Jillian Tamaki
 

Fame

Apr 8th, 2014

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So I was on Colbert yesterday… um… sort of.

From the NYT. And thx, Erin McGuire for the eagle eye!

Birdseed

Apr 3rd, 2014

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My friend Christine Zounek died last week. I drew Christine for my Trash the Block essay for PRINT magazine, where I included a bit about the Soup Kitchen where we both volunteered. (Christine was there at the Soup Kitchen’s inception about 6 years ago and was Head Chef.) She loved this picture I’d drawn of her, especially the patch of light on her butt, which I had done for no significant reason but she thought looked like she’d wiped flour on her pants.

Our friend Emily Gould wrote the following tribute to Christine which encapsulates who she was: a larger-than-life personality and one of the truly good people in this world.

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After my friend Christine’s dad died, she gave everyone who worked with her at the soup kitchen a plastic bag filled with birdseed. The bags had a little tag on them with a picture of cardinals and a note about how her dad loved feeding birds, so we should feed them in his memory. I had never met her dad and I only knew Christine from the hours we spent together every Wednesday afternoon cooking alongside a lot of other volunteers, but it was also impossible to be anywhere near her and not know her. She let everyone in to her world, which was fascinating, larger than life. She had been so many places and known so many interesting people. All the New York things I’d read novels about, Christine had experienced, and she also knew the people who wrote those novels. Now she worked as an art restorer and spent a lot of time cooking and dishing out food in a soup kitchen in Greenpoint.

I didn’t have a backyard or birdfeeder, so I just put the seed out on my windowsill. Birds came and ate it, which seemed slightly miraculous. How did they know to come? After the bag ran out, I bought more. More than a year later, I still put some out every morning. Mostly mourning doves come, but occasionally also juncos and finches.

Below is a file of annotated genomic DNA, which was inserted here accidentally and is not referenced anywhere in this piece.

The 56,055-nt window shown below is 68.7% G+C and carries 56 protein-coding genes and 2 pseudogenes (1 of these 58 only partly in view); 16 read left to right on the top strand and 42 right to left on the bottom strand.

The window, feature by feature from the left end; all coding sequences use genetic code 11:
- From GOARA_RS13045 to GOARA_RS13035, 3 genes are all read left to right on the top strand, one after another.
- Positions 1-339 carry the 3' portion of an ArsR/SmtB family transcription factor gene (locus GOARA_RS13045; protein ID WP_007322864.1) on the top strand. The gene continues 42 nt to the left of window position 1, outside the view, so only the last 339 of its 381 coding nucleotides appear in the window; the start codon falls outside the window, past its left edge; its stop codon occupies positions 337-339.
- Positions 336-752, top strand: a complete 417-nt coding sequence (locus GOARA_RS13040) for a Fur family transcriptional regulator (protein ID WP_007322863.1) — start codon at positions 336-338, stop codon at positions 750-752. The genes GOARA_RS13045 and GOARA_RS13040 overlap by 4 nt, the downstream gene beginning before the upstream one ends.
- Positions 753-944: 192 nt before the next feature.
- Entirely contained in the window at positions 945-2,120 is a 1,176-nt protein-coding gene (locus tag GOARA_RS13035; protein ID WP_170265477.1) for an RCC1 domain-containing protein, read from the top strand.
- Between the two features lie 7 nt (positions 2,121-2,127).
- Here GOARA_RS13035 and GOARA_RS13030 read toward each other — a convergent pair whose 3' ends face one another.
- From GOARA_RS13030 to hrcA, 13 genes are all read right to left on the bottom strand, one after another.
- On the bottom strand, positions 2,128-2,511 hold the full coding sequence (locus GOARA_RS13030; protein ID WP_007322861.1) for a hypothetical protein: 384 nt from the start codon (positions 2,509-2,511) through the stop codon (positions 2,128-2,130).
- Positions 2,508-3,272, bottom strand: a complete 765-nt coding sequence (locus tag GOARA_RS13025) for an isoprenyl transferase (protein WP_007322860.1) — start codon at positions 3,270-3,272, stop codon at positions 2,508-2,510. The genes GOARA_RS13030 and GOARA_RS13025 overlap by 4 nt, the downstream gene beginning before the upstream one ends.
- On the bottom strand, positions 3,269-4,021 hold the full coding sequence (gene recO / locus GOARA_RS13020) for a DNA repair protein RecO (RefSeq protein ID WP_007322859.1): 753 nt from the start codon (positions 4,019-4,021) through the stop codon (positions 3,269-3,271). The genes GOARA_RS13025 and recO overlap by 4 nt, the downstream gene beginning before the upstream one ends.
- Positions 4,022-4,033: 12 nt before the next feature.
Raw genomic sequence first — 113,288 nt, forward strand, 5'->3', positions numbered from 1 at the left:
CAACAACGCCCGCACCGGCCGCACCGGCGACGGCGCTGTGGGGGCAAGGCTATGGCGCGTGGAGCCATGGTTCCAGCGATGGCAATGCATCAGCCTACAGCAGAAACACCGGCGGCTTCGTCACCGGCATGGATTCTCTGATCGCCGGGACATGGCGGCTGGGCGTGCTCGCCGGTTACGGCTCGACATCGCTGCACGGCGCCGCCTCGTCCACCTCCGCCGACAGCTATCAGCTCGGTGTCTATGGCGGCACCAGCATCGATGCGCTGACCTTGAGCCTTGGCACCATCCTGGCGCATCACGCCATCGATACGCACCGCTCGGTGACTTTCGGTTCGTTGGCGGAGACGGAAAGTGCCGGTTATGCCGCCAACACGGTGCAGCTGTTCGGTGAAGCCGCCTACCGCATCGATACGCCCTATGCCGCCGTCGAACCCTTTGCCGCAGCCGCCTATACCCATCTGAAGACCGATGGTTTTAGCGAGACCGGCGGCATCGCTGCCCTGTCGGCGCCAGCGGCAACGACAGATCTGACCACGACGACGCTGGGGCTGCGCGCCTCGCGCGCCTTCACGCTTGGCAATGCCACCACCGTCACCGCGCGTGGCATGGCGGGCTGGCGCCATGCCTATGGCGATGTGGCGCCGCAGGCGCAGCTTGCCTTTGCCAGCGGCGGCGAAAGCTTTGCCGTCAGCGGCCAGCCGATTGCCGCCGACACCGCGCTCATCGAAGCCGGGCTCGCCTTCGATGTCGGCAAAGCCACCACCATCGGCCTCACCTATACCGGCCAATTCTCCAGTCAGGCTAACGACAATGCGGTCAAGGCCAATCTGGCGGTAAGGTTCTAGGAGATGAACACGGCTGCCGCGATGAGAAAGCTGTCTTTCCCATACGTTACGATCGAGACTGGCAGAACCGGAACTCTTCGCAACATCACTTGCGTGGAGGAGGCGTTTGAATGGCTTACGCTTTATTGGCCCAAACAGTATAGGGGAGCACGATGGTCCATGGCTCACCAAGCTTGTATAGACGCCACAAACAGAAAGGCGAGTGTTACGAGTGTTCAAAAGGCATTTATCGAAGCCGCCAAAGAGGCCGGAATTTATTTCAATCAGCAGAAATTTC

Christine took her own life last Friday — I’m now hearing she had a bad chemical reaction to newly prescribed antidepressants, which makes the senselessness of her death extra horrible. It seems impossible. She was so much more alive than most people.

This morning I heard the unmistakable metallic chirp of a cardinal and went to watch him eat the seed. He sang as he ate, loud and full of life, with his majestic crest flaring in the early sunlight. Christine, I thought.

I know the idea that someone who has died comes and visits you in some reassuring form is silly, childish wishful thinking. I believe that at the same time that I believe that Christine’s spirit is in the world still, in birds and cats and people, in everything that sings loudly and proudly and is absolutely always purely itself.

Ingrid and Jake

Mar 30th, 2014

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Stoya

Mar 8th, 2014

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For the New York Times.

AD Aviva Michaelov

Sketchbook: Nancy

Feb 23rd, 2014

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Watched the ESPN doc “The Price of Gold” (Netflix!) and figured Nancy should also get a drawing, since she also got kind of a bum rap (apart from the whole, y’know, clubbed-in-the-knee thing). The doc and catching some of this year’s schmaltzy NBC Olympics coverage has got me thinking about the tyranny of Narrative. Horrible. And irresistible.

Here’s Tonya:

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Chair’s Message

Feb 20th, 2014